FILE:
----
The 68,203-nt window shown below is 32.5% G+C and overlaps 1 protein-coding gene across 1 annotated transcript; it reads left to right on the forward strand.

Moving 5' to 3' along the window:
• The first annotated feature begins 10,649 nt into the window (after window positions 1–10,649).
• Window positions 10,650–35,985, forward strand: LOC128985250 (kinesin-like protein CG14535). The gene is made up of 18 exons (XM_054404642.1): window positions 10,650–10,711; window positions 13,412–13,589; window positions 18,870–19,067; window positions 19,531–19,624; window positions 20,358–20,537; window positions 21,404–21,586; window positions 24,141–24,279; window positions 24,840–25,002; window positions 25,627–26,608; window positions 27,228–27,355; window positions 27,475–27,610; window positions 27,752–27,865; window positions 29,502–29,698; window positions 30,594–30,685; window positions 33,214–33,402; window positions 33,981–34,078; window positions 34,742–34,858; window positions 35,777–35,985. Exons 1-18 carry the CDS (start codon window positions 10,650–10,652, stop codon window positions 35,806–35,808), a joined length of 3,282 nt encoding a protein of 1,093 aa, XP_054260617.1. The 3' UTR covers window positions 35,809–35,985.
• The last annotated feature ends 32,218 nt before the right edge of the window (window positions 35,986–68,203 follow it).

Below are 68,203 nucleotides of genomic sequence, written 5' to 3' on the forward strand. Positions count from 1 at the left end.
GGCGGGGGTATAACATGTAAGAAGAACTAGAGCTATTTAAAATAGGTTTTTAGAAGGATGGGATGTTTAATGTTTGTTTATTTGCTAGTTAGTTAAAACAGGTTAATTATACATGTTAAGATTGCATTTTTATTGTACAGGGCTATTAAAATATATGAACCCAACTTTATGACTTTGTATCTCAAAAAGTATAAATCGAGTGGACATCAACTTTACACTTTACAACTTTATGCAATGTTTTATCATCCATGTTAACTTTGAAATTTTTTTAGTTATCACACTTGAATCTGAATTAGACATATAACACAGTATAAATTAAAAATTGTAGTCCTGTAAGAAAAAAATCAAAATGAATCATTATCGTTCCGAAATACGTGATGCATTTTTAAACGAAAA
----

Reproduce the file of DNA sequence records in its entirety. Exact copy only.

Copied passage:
The 68,203-nt window shown below is 32.5% G+C and overlaps 1 protein-coding gene across 1 annotated transcript; it reads left to right on the forward strand.

Moving 5' to 3' along the window:
• The first annotated feature begins 10,649 nt into the window (after window positions 1–10,649).
• Window positions 10,650–35,985, forward strand: LOC128985250 (kinesin-like protein CG14535). The gene is made up of 18 exons (XM_054404642.1): window positions 10,650–10,711; window positions 13,412–13,589; window positions 18,870–19,067; window positions 19,531–19,624; window positions 20,358–20,537; window positions 21,404–21,586; window positions 24,141–24,279; window positions 24,840–25,002; window positions 25,627–26,608; window positions 27,228–27,355; window positions 27,475–27,610; window positions 27,752–27,865; window positions 29,502–29,698; window positions 30,594–30,685; window positions 33,214–33,402; window positions 33,981–34,078; window positions 34,742–34,858; window positions 35,777–35,985. Exons 1-18 carry the CDS (start codon window positions 10,650–10,652, stop codon window positions 35,806–35,808), a joined length of 3,282 nt encoding a protein of 1,093 aa, XP_054260617.1. The 3' UTR covers window positions 35,809–35,985.
• The last annotated feature ends 32,218 nt before the right edge of the window (window positions 35,986–68,203 follow it).

Below are 68,203 nucleotides of genomic sequence, written 5' to 3' on the forward strand. Positions count from 1 at the left end.
GGCGGGGGTATAACATGTAAGAAGAACTAGAGCTATTTAAAATAGGTTTTTAGAAGGATGGGATGTTTAATGTTTGTTTATTTGCTAGTTAGTTAAAACAGGTTAATTATACATGTTAAGATTGCATTTTTATTGTACAGGGCTATTAAAATATATGAACCCAACTTTATGACTTTGTATCTCAAAAAGTATAAATCGAGTGGACATCAACTTTACACTTTACAACTTTATGCAATGTTTTATCATCCATGTTAACTTTGAAATTTTTTTAGTTATCACACTTGAATCTGAATTAGACATATAACACAGTATAAATTAAAAATTGTAGTCCTGTAAGAAAAAAATCAAAATGAATCATTATCGTTCCGAAATACGTGATGCATTTTTAAACGAAAA